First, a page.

Originally Posted by JustJoel View Post
I just bought a breadmaker on line. It hasn't arrived yet, but I'm apprehensive. I don't know jack about breadmakers! Do you have to use prepared mixes to make the bread, or are there recipes out there? Do you have any advice or stories that can help me out?
Get one or two of the many bread machine cookbooks that are available and go for it! There is no need to buy expensive mixes. The best thing about automatic bread machines is that you don't need to know anything about it. They do 95% of the work.
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Old 09-25-2017, 04:32 PM   #5
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NO! Well, it's fine idea, but you need willpower to make sure you don't expand like a ball of rising dough.

All the advise is spot-on, Joel, but I want to repeat what Andy said:
Quote:
Originally Posted by Andy M. View Post
...You can also use the machine to mix, need and proof the dough then bake it freeform or in a different pan...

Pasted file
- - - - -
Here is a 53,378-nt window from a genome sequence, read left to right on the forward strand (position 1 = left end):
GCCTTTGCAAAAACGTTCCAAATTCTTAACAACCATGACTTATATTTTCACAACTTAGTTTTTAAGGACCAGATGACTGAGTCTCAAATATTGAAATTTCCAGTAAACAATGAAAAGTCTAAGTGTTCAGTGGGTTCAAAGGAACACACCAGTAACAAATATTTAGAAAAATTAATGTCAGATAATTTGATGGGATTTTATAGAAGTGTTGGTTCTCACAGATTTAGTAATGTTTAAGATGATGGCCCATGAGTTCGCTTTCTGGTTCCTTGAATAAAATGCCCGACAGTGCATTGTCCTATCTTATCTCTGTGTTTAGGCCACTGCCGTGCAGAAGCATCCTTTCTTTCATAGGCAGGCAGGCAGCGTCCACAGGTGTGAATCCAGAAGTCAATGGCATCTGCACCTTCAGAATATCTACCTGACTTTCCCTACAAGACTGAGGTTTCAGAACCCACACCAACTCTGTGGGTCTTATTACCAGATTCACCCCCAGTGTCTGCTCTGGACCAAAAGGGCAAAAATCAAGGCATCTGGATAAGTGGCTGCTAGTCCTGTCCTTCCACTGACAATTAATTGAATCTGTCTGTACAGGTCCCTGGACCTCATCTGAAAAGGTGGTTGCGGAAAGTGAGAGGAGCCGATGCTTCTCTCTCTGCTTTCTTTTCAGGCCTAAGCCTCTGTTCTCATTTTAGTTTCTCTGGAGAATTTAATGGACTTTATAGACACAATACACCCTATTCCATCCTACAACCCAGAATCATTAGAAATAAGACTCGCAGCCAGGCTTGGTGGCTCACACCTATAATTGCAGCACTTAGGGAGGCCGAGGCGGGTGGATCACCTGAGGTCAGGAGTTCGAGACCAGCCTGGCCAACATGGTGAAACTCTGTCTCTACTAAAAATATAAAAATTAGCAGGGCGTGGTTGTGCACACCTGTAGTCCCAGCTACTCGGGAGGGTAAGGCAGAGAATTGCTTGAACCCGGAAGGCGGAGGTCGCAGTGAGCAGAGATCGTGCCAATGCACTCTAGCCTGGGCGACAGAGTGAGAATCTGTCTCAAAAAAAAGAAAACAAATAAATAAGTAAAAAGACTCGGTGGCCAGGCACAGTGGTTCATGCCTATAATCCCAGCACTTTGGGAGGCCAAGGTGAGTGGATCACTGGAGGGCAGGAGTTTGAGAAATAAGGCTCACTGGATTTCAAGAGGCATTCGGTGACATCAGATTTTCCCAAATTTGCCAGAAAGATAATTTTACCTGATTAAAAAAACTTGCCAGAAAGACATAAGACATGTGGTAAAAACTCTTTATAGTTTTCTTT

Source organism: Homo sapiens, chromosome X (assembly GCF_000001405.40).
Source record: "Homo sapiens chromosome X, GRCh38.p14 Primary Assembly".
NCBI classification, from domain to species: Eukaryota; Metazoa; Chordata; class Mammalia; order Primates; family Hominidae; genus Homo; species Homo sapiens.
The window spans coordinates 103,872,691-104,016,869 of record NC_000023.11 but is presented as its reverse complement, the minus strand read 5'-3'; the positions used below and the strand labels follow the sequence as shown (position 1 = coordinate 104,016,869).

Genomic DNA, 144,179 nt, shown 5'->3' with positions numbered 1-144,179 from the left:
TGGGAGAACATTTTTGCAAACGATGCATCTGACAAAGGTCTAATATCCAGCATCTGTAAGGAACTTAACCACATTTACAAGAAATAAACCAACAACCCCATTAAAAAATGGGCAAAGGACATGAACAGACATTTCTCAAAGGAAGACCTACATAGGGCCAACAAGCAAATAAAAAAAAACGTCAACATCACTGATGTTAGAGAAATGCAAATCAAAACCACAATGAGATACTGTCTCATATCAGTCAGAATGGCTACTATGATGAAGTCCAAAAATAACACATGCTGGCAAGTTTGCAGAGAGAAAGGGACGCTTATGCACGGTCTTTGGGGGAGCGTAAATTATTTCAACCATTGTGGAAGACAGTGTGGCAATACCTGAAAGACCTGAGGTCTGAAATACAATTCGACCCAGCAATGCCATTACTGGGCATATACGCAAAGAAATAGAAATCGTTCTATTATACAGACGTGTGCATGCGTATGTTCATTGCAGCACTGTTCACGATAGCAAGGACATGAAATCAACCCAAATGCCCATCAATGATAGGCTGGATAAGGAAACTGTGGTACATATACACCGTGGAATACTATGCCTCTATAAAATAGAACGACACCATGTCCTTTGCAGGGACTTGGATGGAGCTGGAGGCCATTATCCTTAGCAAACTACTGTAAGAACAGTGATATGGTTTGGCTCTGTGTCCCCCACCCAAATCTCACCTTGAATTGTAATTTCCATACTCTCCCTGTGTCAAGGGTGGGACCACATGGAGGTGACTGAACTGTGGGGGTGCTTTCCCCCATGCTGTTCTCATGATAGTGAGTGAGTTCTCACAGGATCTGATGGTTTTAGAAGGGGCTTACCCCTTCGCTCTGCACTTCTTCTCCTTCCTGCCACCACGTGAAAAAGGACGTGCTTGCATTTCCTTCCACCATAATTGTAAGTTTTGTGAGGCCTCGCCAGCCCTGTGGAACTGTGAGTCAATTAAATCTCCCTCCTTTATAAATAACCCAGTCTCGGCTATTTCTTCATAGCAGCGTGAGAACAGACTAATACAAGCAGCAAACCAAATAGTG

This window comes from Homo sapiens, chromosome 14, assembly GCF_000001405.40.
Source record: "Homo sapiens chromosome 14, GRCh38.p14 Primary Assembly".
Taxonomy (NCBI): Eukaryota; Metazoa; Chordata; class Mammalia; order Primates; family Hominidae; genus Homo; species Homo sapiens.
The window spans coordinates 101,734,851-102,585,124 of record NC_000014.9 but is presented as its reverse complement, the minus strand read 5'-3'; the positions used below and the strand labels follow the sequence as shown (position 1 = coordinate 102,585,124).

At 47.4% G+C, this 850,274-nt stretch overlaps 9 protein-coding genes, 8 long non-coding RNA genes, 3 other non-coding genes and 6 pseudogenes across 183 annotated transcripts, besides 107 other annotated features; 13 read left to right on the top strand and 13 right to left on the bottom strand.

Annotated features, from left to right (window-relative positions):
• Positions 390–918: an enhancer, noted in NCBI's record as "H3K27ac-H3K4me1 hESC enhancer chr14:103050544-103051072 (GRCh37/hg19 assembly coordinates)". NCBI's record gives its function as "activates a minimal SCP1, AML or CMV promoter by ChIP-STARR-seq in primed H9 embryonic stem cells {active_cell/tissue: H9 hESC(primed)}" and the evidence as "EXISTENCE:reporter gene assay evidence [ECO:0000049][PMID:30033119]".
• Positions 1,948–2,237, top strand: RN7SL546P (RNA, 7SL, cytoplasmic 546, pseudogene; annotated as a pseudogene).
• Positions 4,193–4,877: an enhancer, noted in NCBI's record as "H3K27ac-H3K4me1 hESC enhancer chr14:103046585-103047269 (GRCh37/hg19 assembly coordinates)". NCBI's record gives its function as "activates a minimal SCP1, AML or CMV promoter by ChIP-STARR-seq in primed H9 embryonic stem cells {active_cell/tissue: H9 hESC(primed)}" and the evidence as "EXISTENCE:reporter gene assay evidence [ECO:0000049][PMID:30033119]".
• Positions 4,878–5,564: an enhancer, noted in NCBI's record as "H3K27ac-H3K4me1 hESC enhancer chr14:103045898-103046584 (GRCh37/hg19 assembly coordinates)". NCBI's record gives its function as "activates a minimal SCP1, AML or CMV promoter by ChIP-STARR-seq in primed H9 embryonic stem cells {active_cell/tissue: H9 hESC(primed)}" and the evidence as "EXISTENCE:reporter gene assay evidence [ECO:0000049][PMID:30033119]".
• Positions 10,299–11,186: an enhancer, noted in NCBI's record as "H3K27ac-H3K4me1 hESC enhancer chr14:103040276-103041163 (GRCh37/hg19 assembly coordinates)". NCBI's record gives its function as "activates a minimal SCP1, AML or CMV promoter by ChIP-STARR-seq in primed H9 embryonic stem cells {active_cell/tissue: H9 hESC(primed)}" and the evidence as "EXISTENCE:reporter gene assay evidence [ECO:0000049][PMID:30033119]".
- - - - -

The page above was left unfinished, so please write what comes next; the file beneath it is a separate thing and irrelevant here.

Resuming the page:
We never enjoyed the dense, blocky, small excuse-for-a-loaf-of-bread that my old, basic Regal machine turned out. Learning that I could use the "dough" setting, then proceed with baking a real loaf of bread, completely changed the game for me.

King Arthur Flour has a number of recipes to make with a bread machine. I've also found helpful information on the blog "Bread Machine Diva", although I haven't used any of her recipes...yet.

One final tip: if you like butter on your bread, get the good stuff like Kerrygold, Finlandia, or from a local dairy. Your taste buds will thank you.
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Old 09-25-2017, 05:12 PM   #6